It’s June all right.
First thing this morning, like every morning, Bridget, Spike and I emerge from the Best Little Trailer and walk around so the crew can do their business. That taken care of, we hurry back inside. I want my coffee and they want their morning kibble.
I make the mistake of leaving the screen door open momentarily.
Spike and Bridget are back under the covers and I’m at my laptop with my coffee. I hear the unmistakable whine of a mosquito. I get up and clap my hands, successfully mashing the little devil. Then I hear another. I clap my hands. Missed. I clap again. Boy this guy is good. He lands on the wall. I pound him into oblivion with the side of my fist. Take that! Another whine! Where are all these mosquitoes coming from? Finally, after much clapping, the pests are eliminated.
Now where did Bridget go?
I open the bathroom door and there she is, crouched on the floor, looking up with a face that says, “Please don’t hit me!” She must have nosed the door open so she could hide from my clapping. What a nut.
“Come here, sweetie. I wasn’t after you!”
She won’t budge.
I pick her up and carry her over to the bed. I hold her belly-up, like a baby, and reassure her with a soothing voice. All the while I’m thinking . . . She’s never been hit in her life and she cowers in the bathroom because I’m clapping my hands. This dog is insane.
I hear more mosquitoes whine. The buggers are flying in circles above the screen of the fan ceiling vent! They’re determined to get in here and eat us alive!
I first noticed a potential mosquito problem yesterday while Bridget, Spike, and I strolled the path along the reservoir. It led us into a reedy area where the mosquitoes greeted us with gusto. Spike was the first to notice. He spun around and sprinted back up the path with Bridget and me running behind.
We’ll stay at Freeman Campground north of Craig, Colorado for one more night.
Then we’re out of here! I’d put us on the road today but I like an early start and the BLT is a mess. I’m talking about mud smears on the floor from you-know-whose paws, plus residual sand and dust from the desert.
It doesn’t help that the back window won’t stay shut when going down the road.
It opens about an inch letting in the dust that flies up the rear of the BLT. (Heh-heh. Nice phrasing.) The little butterfly latch goes in the slot in the window frame but it doesn’t hold. Tightening doesn’t help, and taping is a joke. I considered rigging up a tension rod. The roads we go on, it probably wouldn’t hold.
This campground is pretty with lush grass, abundant wildflowers and several varieties of butterflies.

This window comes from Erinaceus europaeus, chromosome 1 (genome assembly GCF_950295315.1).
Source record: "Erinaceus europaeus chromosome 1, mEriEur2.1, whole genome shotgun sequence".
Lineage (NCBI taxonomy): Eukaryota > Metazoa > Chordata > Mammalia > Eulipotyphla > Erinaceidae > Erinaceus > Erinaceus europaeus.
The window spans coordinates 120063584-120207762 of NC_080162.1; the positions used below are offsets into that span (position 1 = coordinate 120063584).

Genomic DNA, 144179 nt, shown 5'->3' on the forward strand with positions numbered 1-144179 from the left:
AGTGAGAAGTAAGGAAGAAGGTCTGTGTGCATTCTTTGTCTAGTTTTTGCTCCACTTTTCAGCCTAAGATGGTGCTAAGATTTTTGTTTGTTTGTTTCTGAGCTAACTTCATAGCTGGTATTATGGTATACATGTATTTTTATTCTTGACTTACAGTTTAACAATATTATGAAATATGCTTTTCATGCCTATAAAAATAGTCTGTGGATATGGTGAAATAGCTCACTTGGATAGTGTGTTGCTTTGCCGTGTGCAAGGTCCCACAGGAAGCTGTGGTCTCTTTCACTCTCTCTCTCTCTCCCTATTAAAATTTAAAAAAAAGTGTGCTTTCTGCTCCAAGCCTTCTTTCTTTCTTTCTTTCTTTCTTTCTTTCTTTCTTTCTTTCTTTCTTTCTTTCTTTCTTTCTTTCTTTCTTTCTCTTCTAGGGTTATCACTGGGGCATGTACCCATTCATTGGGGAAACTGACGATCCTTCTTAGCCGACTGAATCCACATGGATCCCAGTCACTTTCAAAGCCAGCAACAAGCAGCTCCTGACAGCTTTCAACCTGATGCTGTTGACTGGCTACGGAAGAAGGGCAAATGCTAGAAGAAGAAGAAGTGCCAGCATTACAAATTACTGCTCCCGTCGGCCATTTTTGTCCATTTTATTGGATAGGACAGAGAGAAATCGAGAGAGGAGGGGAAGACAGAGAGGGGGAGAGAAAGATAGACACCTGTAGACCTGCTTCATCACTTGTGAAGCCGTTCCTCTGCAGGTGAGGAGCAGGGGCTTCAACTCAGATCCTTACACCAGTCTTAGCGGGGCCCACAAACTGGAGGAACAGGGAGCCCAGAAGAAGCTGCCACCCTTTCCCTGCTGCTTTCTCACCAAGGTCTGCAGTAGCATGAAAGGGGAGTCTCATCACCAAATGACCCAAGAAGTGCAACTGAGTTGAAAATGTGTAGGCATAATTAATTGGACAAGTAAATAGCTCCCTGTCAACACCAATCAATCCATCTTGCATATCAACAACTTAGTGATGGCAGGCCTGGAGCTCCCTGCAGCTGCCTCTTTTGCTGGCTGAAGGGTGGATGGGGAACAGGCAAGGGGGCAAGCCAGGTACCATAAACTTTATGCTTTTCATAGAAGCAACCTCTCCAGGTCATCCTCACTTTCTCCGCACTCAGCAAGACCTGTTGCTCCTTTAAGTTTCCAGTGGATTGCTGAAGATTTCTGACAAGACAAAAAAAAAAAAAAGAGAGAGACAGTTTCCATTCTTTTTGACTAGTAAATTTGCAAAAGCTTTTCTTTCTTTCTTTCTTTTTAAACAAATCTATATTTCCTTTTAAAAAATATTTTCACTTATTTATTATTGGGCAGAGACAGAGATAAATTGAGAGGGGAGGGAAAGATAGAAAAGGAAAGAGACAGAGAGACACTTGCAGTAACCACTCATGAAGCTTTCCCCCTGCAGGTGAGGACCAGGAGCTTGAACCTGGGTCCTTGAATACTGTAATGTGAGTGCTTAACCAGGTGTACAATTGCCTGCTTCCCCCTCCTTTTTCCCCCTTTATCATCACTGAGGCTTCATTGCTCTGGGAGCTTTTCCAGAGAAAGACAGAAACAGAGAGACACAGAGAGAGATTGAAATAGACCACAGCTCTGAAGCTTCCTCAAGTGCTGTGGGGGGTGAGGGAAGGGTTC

We even have a resident robin that patrols the campsite ignoring our presence. Yesterday I saw him catch a large, yellow butterfly in his beak. The butterfly did not give up, fluttering his wings until the robin lost his grasp. The robin seemed stunned as he watched the butterfly fly away.
Now the campground is empty except for me and a guy in a pop-up camper.
Yesterday evening before dark I look out the window and see this guy approaching. He’s tall and lanky with an unshaven face. The crew barks wildly as he stands outside our door. Immediately I notice one of his fingers is wrapped in gauze. His hand is clenched as if to stanch bleeding.
“Could you open this thing for me? I can’t because of my hand.” He holds up a zip-lock bag with gauze and other medical stuff inside.
“Sure.” I push aside the small, plastic section of the screen door so he can hand it to me without me having to open the door. I open the zip-lock and hand it back. “Are you sure you don’t need stitches?”
“I don’t think so.”
“Do you have an antiseptic or . . . “ He cuts me off. “I used to be a nurse’s assistant.” His voice is gruff and I get the message that he doesn’t want any advice from me. He leaves quickly and hurries back to his camper.
This morning I notice he’s gone.
The crew and I will stay inside today. I’ll research the next leg of our journey. Should we go north, then west, then north again to the Tetons and Yellowstone? Or should we continue toward South Dakota? I’m leaning toward the latter, so when we do camp at the base of the Tetons, I won’t be restless to reach a destination.
In the morning I’ll spray my clothes with insect repellant and break camp.[slideshow]
P.S. rvsue and her canine crew is now available on Kindle! You can see my ad and read the reviews by searching “rvsue” at the Amazon Kindle site.